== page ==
This summer these students took their art to the Next Level! And they fell in love with their paintings! They already knew how to draw, so they went on to tackle the beast of mixing colors. We first began the course by creating a color wheel so they could see how colors were made. Then, really observing their animal, they had to decide where to place the shades first. By understanding your darkest darks on your object you can gauge the lights and mediums. Once that is in place, the artist looks at the highlight areas: areas where the sun is hitting their object. We first started with a still life so by using simple shapes we could understand darks do not have to be black! After that exercise, we moved on to animals of their choices. Here are their results. . . they were pleasantly surprised even if they felt it might be too hard. SECRET: To tackle the fur and the palm tree fronds we used a special brush so you don't have to paint every hair or leaf.
I was quite surprised after my summer Fashion Design class when students told me how much they enjoyed learning to sew. They wanted to have more sewing classes, so I took them up on that and this Fall I offered a sewing class that was FULL and had a WAITLIST! Here are some of the projects we worked on. I am looking forward to sharing my sewing skills with another group of girls soon!
These girls had no prior sewing skills and learned how to operate their own machine, practice how to control the pressure, follow a line, and make a bobbin. We redesigned a T-shirt and then we made emoji pillows. We started some snakes from old socks but we will need another class to complete them, if they did not finish them on their own.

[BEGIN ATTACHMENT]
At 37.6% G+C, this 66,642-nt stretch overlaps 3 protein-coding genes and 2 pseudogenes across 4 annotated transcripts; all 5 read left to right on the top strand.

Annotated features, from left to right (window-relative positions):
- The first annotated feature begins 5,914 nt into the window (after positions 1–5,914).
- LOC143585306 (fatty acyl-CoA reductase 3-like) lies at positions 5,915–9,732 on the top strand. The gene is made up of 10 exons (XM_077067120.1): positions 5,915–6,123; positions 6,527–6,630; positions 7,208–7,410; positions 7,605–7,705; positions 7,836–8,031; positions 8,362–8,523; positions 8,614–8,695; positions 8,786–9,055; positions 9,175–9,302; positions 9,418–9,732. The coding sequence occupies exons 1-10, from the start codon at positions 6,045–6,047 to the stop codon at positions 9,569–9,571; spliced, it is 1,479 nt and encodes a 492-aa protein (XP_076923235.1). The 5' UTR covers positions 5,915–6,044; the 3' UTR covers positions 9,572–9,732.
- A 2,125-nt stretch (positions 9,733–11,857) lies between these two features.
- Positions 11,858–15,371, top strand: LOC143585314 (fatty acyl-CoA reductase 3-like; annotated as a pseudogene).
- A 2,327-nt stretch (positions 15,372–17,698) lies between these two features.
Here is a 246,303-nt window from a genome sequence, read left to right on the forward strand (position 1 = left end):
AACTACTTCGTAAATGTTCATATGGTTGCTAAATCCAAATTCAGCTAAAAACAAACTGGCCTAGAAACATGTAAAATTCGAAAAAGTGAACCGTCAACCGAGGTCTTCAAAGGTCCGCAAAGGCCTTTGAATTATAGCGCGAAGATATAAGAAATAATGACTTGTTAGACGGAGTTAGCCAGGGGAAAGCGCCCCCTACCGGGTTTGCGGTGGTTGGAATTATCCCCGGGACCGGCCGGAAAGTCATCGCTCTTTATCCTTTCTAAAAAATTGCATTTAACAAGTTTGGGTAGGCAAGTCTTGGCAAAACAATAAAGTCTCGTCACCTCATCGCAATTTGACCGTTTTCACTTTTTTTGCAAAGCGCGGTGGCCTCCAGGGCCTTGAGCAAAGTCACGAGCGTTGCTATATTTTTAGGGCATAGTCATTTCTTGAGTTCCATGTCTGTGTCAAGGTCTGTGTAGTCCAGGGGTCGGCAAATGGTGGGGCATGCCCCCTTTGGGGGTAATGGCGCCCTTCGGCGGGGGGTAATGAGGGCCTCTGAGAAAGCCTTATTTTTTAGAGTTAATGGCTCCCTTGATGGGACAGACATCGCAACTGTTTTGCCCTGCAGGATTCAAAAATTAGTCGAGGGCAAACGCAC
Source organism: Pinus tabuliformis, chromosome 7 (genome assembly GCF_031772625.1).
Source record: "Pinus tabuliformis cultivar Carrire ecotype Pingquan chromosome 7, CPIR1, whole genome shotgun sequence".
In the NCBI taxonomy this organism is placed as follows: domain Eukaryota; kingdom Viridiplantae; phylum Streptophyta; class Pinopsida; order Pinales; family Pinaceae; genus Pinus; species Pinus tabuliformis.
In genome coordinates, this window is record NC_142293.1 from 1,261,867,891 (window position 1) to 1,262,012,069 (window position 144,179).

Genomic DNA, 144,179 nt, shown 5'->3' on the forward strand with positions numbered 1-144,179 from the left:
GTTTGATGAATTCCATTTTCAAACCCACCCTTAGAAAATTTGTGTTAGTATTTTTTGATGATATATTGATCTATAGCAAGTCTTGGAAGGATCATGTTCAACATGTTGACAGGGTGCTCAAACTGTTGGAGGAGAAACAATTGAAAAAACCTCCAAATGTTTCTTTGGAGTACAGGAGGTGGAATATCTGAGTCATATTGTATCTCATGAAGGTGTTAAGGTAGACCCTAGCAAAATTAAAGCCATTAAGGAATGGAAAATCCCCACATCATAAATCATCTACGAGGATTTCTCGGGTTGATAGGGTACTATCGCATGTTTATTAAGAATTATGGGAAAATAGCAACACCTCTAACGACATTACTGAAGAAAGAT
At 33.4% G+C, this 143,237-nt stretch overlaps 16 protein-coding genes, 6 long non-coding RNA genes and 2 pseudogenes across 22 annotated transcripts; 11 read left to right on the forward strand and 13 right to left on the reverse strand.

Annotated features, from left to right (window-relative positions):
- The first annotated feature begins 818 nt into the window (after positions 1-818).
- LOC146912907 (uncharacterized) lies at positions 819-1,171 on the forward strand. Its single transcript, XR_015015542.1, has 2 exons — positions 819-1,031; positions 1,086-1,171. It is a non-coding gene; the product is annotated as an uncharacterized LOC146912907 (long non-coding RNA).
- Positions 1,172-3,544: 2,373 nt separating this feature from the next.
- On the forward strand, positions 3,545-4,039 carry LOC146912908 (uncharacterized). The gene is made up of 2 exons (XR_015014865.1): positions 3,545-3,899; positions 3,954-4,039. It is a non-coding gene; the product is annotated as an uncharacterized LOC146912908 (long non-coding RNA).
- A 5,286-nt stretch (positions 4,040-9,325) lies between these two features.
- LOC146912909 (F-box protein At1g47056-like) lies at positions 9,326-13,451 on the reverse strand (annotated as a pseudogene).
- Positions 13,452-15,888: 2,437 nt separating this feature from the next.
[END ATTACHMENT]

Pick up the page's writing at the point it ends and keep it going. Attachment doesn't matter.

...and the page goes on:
If you are interested in a sewing class for your daughter call me at 805 443-1555 for the next available class. Students must have their own sewing machines.
Parents are always wondering if their child drawing cartoons is really learning any skills? YES! When your child is drawing and copying what they see, even if it is an anime or another cartoon, they are focusing on their drawing skills. For many young children, drawing something realistic is intimidating and they are afraid of failure. Drawing cartoons puts an animal into a correct perspective, yet they can be silly which takes the edge off of it having to be perfect. So much of their schoolwork revolves around them performing or testing well and this gets translated into a need for "perfectionism" for many young children. And who wants to fail?
I have found that the students in my after-school cartooning classes at St. Mary Magdalen's School love to draw and have fun with drawing many of their favorite characters from current movies, such as "Jungle Book", "Finding Dory", and "The Secret Life of Pets". They are learning how to draw expressions, a variety of animals, create a story, and will gain confidence to draw beyond the "stick figure".